I would like to report that Ben’s birthday was a complete success. Hurrah! He thoroughly enjoyed all aspects of it, including the fact that he is, at time of writing, still asleep.
Around 4pm, I got dolled up and made my way through town to meet him at his office. I sat and read for a while whilst he got changed into his lovely formal evening wear. I need to quickly mention that Ben is the King of Charity Shop Trawling: the dress I wore for the evening was one of his finds (gorgeous) but so too was his suit. Not only does it fit wonderfully (he is tall and broad shouldered, so finding anything to fit is a bit of a mission), but it only cost about a fiver. I honestly don’t know how he does it.
Anyway, he changed into Dapper Evening Fox, and we made our way towards Green Park, and the Royal Institution. I had booked us a table for two in their Time&Space restaurant, for 6pm, and we had timed it beautifully. We were lead into their gorgeous dining room and seated in a cosy corner by the window.
The Time&Space restaurant is in-keeping with the style of the rest of the Royal Institution: a lot of this is offered by the architecture of the building itself (high ceilings, large rooms) but the decor matched in too (scientific journals lined the bookshelves, and the furniture was simple, smart and dark). The lighting was easy on the eye and befitting a quiet dining room, and I was surprised to noticed absolutely no ambient music. At first this was strange, but I actually really liked it: it added to the beautifully hushed library feel, and I found myself able to hear Ben’s conversation much easier.
As soon as we sat down, we were offered a bottle of water – good call, waiter man. Even the water glasses were cool – like wine glasses without stems. We were a little distracted by discussing the room itself, so the waiter had to come back several times before we’d made food choices (sorry!) – in the meantime I thought I’d treat Ben to a stonkingly good wine, in the form of my favourite, a Pinot Noir. What I actually chose (Chilcas Single Vineyard, 2007, Central Valley, Chile) got substituted with an Alamos Seleccion (2009, Mendoza, Argentina), but it was so good (and a bit cheaper!) that I really didn’t mind. Ben is not much of a wine drinker, so had no idea what to expect, but enthused about its smoothness, and how it was rich but not over-powering. We will have him yet!!
Even the complimentary bread was nice. Usually that’s not worth noting I guess, but it all helps. When we finally got around to ordering, we decided to “risk it” by ordering things when we weren’t entirely sure what they were – maybe that would be my one criticism of Time&Space, is their unnecessary use of little-used terms. You don’t need to use a “posh” version of black pudding (boudin noir? Really?) and, as girolles are not a common thing to find on any menu, it would help your “phillistine” diners if you could supplement it by saying “girolle mushrooms”.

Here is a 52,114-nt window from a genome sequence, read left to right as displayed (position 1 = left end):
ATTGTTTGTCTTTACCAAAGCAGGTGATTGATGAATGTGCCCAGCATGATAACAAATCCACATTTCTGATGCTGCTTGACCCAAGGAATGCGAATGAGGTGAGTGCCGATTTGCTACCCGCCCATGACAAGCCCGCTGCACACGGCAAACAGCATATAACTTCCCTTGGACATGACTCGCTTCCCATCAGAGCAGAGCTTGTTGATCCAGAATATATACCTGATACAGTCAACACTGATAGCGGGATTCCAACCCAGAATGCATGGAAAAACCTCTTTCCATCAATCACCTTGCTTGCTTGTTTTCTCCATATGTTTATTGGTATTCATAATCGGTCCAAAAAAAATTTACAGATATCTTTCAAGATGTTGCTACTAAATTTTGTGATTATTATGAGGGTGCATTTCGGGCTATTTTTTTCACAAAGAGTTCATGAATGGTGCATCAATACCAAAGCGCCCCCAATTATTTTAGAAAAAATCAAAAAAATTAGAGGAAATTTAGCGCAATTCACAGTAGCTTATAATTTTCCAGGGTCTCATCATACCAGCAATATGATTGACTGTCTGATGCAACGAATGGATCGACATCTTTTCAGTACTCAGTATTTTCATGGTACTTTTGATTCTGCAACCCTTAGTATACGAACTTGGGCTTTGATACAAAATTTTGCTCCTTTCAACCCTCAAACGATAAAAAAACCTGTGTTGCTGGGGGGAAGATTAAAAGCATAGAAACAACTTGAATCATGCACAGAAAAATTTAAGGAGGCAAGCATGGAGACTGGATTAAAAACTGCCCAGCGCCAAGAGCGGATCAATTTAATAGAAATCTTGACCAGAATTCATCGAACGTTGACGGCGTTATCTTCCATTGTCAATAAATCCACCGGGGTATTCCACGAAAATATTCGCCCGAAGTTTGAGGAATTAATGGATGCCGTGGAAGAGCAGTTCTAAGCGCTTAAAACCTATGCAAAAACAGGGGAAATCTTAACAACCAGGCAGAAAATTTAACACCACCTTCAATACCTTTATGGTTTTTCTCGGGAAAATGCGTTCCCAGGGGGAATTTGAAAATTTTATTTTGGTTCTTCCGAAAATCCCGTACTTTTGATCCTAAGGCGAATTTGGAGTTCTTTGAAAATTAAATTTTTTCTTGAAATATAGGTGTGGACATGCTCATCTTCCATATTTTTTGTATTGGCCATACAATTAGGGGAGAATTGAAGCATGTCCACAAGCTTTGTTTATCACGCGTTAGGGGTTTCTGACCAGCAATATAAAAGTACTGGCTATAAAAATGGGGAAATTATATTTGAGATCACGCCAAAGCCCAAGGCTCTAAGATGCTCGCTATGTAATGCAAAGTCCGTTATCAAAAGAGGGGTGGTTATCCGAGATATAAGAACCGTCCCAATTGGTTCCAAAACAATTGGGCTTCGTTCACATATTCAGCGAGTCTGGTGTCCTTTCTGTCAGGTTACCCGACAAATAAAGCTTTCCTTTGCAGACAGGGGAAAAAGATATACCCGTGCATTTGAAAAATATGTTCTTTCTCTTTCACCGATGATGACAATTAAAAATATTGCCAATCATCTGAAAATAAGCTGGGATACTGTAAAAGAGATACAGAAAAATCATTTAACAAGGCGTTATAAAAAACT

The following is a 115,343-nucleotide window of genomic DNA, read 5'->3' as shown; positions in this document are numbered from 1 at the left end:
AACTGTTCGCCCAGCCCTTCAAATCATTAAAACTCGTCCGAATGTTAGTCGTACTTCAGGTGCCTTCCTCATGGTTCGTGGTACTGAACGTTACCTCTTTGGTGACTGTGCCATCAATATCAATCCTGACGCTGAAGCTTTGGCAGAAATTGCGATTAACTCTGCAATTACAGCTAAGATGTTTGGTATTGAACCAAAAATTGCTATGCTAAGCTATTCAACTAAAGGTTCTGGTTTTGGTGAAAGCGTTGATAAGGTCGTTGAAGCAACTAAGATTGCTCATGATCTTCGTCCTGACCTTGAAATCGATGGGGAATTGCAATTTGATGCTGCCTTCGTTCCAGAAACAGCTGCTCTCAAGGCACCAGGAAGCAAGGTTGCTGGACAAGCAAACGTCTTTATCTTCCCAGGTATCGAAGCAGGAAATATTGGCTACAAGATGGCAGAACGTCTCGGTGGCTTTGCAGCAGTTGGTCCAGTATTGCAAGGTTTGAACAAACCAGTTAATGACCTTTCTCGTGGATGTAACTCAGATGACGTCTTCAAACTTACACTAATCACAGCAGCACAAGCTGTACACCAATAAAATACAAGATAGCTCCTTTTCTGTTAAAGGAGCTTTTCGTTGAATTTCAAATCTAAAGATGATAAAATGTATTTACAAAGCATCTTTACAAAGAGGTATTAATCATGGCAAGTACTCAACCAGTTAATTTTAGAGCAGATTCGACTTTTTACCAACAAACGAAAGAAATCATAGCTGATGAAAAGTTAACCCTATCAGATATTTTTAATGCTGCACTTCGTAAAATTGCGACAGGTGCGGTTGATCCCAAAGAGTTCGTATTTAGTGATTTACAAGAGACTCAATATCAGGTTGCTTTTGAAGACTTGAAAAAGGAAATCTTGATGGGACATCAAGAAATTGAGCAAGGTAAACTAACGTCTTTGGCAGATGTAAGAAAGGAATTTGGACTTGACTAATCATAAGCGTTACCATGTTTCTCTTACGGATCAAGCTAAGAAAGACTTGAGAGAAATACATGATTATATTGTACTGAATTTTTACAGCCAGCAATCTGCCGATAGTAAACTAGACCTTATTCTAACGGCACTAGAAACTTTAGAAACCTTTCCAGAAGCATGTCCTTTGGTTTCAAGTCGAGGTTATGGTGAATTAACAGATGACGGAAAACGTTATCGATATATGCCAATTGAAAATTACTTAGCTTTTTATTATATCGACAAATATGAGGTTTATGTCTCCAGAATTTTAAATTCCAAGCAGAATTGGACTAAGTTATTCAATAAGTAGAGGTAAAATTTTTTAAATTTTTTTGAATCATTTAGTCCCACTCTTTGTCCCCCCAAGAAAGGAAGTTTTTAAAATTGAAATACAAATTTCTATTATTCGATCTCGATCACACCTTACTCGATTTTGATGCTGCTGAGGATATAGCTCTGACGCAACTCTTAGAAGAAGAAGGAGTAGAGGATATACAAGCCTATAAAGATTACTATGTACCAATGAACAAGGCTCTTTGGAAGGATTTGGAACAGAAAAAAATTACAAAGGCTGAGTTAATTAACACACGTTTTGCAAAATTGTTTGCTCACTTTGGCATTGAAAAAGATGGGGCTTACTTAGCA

Anyway, after ordering, the starters arrived swiftly, which was great as I was hungry hungry. Ben went for a fried duck egg, sat on a bed of black pudding (call it what it is) and served with some crisp fried new potatoes. The black pudding was not like greasy-spoon black pudding: it was light but rich, with a herby flavour to it. I think it had mushroom in as well, which was a nice touch. I went for those mushrooms I mentioned: Scottish girolles on a bed of whipped (read: mash) potato. It was very, very tasty (the girolles were like yellow Oyster mushrooms, and the mash gorgeously smooth) but a little on the small side. Perhaps for the best though, as for mains…. I went for steak.
Yes, a 10oz Rib Eye beauty, cooked to perfection (flame grilled so it was slightly caramelised on the outside, yet still beautifully rare in the middle) and served with amazing frites and bearnaise sauce in a cute tiny saucepan (hard to describe, they were good). It was all presented on a lovely wooden board (very rustic – love it) but I was a bit confused by the two sun-blushed tomatoes on top of my steak, nice as they were.
Meanwhile, Ben was already tucking in to his braised beef flank, with a herby breadcrumb crust. The beef had been slow-cooked to perfection: very soft, juicy meat, and packed with flavour. It was served on top of a bed of garlic-scented leeks, with sauteed mushrooms and a bone-marrow sauce. I think he got the better deal out of the two of us: whilst I really love a good steak frites (and mine was GOOD) Ben’s beef was just more “special”. It was all presented beautifully, and the portion size was perfect.
How to top it off then? Well Ben, it’s your birthday – let’s go the whole hog and have pudding. Waiter? Two coffees and two sticky toffee puddings please. Oh yes.
The coffees were… well, they were coffees. But the warm milk was a nice touch (didn’t make the coffee tepid!) but the PUDDINGS. My oh my. These weren’t cheap puds, doused within an inch of their lives in sauce – they were soft domes of hot, sweet loveliness (yes, food IS rather erotic), topped with a ball of gently melting vanilla ice cream. The sauce was hot and not overly abundant. The puddings disappeared very swiftly which, despite our already full bellies, gives you an idea of how delicious they were.
OK, all this talk of food is making my lose my ability to be coherent. Plus, I think this post is now long enough. Which means you’ll have to wait until tomorrow for the conclusion of Benny’s Royal Institution Birthday Gala! Hold on to your hats, chaps – there’s SAD flowers, geriatric rats, cocktails and gorgeous shoes to look forward to!
Image credits: first one from Mark Whitfield (Daily Telegraph), all the rest are mine